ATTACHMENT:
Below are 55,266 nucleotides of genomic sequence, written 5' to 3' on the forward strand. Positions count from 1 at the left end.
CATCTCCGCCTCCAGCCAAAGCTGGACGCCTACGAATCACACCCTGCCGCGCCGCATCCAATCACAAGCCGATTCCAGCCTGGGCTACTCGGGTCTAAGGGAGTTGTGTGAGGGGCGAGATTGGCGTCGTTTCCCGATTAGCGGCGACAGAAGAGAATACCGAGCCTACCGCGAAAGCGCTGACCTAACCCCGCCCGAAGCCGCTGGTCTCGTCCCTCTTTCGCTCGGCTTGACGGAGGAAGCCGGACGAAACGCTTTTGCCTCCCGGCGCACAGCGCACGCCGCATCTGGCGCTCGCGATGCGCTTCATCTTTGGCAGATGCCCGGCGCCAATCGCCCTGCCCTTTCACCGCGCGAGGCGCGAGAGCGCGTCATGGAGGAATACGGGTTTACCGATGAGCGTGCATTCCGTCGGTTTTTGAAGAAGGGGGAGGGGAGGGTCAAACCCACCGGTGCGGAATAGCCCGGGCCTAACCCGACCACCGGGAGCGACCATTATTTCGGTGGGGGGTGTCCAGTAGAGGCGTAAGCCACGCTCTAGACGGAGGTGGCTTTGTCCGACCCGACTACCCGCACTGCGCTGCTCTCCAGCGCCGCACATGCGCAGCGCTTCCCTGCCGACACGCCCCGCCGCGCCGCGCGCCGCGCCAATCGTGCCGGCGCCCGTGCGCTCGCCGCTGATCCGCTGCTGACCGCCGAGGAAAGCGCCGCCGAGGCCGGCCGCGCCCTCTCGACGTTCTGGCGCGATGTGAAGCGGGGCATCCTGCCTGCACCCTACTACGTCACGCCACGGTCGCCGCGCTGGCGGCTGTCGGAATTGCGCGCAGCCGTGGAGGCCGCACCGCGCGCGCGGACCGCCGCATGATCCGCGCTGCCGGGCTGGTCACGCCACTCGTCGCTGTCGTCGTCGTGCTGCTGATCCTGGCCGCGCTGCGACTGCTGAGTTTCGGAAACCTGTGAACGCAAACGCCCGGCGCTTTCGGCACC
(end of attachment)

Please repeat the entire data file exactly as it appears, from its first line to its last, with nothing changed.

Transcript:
Below are 55,266 nucleotides of genomic sequence, written 5' to 3' on the forward strand. Positions count from 1 at the left end.
CATCTCCGCCTCCAGCCAAAGCTGGACGCCTACGAATCACACCCTGCCGCGCCGCATCCAATCACAAGCCGATTCCAGCCTGGGCTACTCGGGTCTAAGGGAGTTGTGTGAGGGGCGAGATTGGCGTCGTTTCCCGATTAGCGGCGACAGAAGAGAATACCGAGCCTACCGCGAAAGCGCTGACCTAACCCCGCCCGAAGCCGCTGGTCTCGTCCCTCTTTCGCTCGGCTTGACGGAGGAAGCCGGACGAAACGCTTTTGCCTCCCGGCGCACAGCGCACGCCGCATCTGGCGCTCGCGATGCGCTTCATCTTTGGCAGATGCCCGGCGCCAATCGCCCTGCCCTTTCACCGCGCGAGGCGCGAGAGCGCGTCATGGAGGAATACGGGTTTACCGATGAGCGTGCATTCCGTCGGTTTTTGAAGAAGGGGGAGGGGAGGGTCAAACCCACCGGTGCGGAATAGCCCGGGCCTAACCCGACCACCGGGAGCGACCATTATTTCGGTGGGGGGTGTCCAGTAGAGGCGTAAGCCACGCTCTAGACGGAGGTGGCTTTGTCCGACCCGACTACCCGCACTGCGCTGCTCTCCAGCGCCGCACATGCGCAGCGCTTCCCTGCCGACACGCCCCGCCGCGCCGCGCGCCGCGCCAATCGTGCCGGCGCCCGTGCGCTCGCCGCTGATCCGCTGCTGACCGCCGAGGAAAGCGCCGCCGAGGCCGGCCGCGCCCTCTCGACGTTCTGGCGCGATGTGAAGCGGGGCATCCTGCCTGCACCCTACTACGTCACGCCACGGTCGCCGCGCTGGCGGCTGTCGGAATTGCGCGCAGCCGTGGAGGCCGCACCGCGCGCGCGGACCGCCGCATGATCCGCGCTGCCGGGCTGGTCACGCCACTCGTCGCTGTCGTCGTCGTGCTGCTGATCCTGGCCGCGCTGCGACTGCTGAGTTTCGGAAACCTGTGAACGCAAACGCCCGGCGCTTTCGGCACC